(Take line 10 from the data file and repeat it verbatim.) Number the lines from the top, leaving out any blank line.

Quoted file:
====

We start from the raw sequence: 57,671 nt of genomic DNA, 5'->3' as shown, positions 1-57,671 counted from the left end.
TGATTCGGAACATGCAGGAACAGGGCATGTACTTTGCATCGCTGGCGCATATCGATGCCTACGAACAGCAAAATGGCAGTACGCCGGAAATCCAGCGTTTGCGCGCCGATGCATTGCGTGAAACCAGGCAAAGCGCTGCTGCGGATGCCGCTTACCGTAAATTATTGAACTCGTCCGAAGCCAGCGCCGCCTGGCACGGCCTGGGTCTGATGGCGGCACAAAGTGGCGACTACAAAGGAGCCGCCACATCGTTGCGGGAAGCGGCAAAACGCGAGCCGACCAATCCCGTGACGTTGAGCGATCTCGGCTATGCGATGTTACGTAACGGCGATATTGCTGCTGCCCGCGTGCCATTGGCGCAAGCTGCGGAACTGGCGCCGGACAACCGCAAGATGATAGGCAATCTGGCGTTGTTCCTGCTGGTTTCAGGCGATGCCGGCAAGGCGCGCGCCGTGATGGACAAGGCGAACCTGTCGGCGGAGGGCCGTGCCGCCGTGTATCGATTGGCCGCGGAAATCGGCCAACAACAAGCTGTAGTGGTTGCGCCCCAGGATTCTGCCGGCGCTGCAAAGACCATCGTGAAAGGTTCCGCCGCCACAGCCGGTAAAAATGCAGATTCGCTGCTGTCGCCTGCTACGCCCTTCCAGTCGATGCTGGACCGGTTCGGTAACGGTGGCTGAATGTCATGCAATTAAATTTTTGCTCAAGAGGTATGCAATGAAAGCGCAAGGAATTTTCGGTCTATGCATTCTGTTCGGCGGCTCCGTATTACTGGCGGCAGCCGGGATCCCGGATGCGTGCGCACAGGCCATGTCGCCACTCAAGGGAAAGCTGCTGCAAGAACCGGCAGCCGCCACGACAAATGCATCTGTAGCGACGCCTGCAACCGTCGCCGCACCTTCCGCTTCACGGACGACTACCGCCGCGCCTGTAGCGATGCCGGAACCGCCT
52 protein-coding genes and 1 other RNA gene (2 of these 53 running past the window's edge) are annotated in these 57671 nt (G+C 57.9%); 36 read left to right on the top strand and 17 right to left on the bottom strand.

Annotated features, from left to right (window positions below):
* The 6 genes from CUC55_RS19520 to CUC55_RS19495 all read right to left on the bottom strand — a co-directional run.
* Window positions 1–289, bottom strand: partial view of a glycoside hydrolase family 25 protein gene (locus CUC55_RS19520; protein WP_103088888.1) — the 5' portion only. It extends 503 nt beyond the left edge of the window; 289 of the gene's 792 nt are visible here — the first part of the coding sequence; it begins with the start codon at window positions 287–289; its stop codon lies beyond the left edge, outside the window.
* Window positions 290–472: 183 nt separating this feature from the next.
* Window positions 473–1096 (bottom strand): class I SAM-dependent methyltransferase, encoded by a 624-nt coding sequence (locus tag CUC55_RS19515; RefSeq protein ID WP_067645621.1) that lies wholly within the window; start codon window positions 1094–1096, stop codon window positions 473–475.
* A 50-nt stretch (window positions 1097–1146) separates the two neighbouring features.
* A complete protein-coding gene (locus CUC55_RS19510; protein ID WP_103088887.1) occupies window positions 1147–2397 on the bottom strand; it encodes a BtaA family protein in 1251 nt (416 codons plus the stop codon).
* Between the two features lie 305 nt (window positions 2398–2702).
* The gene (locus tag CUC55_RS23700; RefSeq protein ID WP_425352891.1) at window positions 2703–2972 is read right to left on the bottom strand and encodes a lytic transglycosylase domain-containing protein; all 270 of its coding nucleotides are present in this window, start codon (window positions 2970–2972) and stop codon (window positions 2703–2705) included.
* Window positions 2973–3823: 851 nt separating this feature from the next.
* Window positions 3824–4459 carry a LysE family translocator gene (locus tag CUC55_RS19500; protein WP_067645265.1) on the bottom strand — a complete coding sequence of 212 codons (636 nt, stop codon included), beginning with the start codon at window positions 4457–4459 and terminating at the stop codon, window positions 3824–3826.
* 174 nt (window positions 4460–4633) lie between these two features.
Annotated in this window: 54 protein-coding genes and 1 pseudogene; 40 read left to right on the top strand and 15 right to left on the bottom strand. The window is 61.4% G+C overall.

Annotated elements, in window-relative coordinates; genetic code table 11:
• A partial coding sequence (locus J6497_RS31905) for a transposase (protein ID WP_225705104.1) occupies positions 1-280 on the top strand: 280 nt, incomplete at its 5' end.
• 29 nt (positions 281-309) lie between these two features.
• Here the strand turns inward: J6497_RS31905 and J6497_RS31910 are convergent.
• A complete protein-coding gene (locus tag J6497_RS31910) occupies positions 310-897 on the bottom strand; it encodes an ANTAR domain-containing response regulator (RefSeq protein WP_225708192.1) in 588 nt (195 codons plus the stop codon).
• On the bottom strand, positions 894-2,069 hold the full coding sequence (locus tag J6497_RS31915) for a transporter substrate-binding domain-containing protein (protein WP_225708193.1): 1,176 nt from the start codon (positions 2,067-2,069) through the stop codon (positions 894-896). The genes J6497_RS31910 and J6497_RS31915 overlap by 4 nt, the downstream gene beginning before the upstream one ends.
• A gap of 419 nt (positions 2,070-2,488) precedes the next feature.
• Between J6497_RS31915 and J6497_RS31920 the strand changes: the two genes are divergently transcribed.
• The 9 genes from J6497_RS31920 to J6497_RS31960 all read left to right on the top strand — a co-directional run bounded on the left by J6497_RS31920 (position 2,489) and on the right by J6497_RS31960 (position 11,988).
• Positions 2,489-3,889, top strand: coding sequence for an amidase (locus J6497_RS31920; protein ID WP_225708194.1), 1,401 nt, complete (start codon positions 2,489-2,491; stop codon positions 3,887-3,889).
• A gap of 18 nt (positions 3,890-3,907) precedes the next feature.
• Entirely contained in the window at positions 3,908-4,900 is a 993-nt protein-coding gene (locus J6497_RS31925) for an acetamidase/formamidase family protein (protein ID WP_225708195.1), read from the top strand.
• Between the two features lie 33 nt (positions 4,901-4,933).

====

* A complete protein-coding gene (locus CUC55_RS19510; protein ID WP_103088887.1) occupies window positions 1147–2397 on the bottom strand; it encodes a BtaA family protein in 1251 nt (416 codons plus the stop codon).